Camp Jewett

Updated: May 02, 2011

With the Civil War’s outbreak, both the North and the South were ill prepared for the conflict. Ohio Governor William Dennison hoped to utilize the state’s militia forces to assist President Abraham Lincoln in reuniting the nation.

With the Civil War’s outbreak, both the North and the South were ill prepared for the conflict. Ohio Governor William Dennison hoped to utilize the state’s militia forces to assist President Abraham Lincoln in reuniting the nation. Unfortunately for Dennison, many of Ohio’s militia units were no longer in existence. Those units that continued to operate were primarily social organizations that rarely practiced military maneuvers. Following the Confederate attack on Fort Sumter in Charleston, South Carolina, in April 1861, President Lincoln called for seventy-five thousand volunteers to subdue the Confederate States of America. Despite the lack of a well-trained militia, Governor Dennison beseeched communities to send their militia companies to Columbus, Ohio for possible use by the North during the American Civil War.

To process Ohio’s volunteers, Governor Dennison ordered the creation of Camp Jackson at Columbus. To help speed soldiers’ inductions into Ohio’s military, Dennison soon authorized the establishment of other camps across the state, including Camp Jewett at Athens, Ohio. Officials named the camp after an early resident of Athens but eventually renamed the camp as Camp Wool after John Ellis Wool, a veteran of the War of 1812, the U.S.-Mexican War and the Civil War. Camp Wool remained in use during only 1861. The 18th Regiment Ohio Volunteer Infantry organized at Camp Wool. The Daughters of Union Veterans erected a small monument to commemorate Camp Wool in 1932. The camp was located on the current site of West Elementary School in Athens.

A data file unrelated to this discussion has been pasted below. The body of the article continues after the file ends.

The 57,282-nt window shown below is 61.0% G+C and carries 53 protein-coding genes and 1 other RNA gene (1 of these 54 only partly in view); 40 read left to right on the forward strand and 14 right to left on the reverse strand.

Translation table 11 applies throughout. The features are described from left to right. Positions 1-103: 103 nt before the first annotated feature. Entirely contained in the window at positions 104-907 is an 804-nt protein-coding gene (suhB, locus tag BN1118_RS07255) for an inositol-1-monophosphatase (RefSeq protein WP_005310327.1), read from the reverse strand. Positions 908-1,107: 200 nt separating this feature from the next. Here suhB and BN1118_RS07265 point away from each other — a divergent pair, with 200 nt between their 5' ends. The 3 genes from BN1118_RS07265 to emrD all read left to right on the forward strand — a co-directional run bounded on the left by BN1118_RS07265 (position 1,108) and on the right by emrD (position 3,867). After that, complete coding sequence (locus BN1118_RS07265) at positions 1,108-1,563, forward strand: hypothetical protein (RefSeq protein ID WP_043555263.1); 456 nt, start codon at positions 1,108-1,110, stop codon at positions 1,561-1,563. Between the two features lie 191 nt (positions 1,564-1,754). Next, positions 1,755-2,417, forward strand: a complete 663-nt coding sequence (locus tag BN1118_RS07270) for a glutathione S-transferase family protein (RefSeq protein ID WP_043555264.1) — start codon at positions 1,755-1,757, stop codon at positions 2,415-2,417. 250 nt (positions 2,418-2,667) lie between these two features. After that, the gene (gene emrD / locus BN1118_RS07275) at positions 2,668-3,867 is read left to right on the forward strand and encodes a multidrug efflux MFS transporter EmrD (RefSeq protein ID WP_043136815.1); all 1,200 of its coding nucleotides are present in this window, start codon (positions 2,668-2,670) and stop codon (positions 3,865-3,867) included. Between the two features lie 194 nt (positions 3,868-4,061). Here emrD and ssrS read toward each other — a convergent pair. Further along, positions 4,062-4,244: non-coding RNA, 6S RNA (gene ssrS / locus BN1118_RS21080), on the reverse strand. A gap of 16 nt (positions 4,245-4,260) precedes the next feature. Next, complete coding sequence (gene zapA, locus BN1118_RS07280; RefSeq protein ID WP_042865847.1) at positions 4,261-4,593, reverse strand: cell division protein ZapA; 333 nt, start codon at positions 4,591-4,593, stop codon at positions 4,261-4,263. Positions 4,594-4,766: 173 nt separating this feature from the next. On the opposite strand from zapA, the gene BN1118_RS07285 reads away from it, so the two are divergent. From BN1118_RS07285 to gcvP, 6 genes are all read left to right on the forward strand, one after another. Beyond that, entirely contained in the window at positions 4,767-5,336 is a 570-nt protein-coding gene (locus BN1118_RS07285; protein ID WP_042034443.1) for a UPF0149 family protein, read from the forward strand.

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"Camp Jewett," Ohio Civil War Central, 2019, Ohio Civil War Central. 21 Oct 2019 <http://www.ohiocivilwarcentral.com/entry.php?rec=27>

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"Camp Jewett." (2019) In Ohio Civil War Central, Retrieved October 21, 2019, from Ohio Civil War Central: http://www.ohiocivilwarcentral.com/entry.php?rec=27

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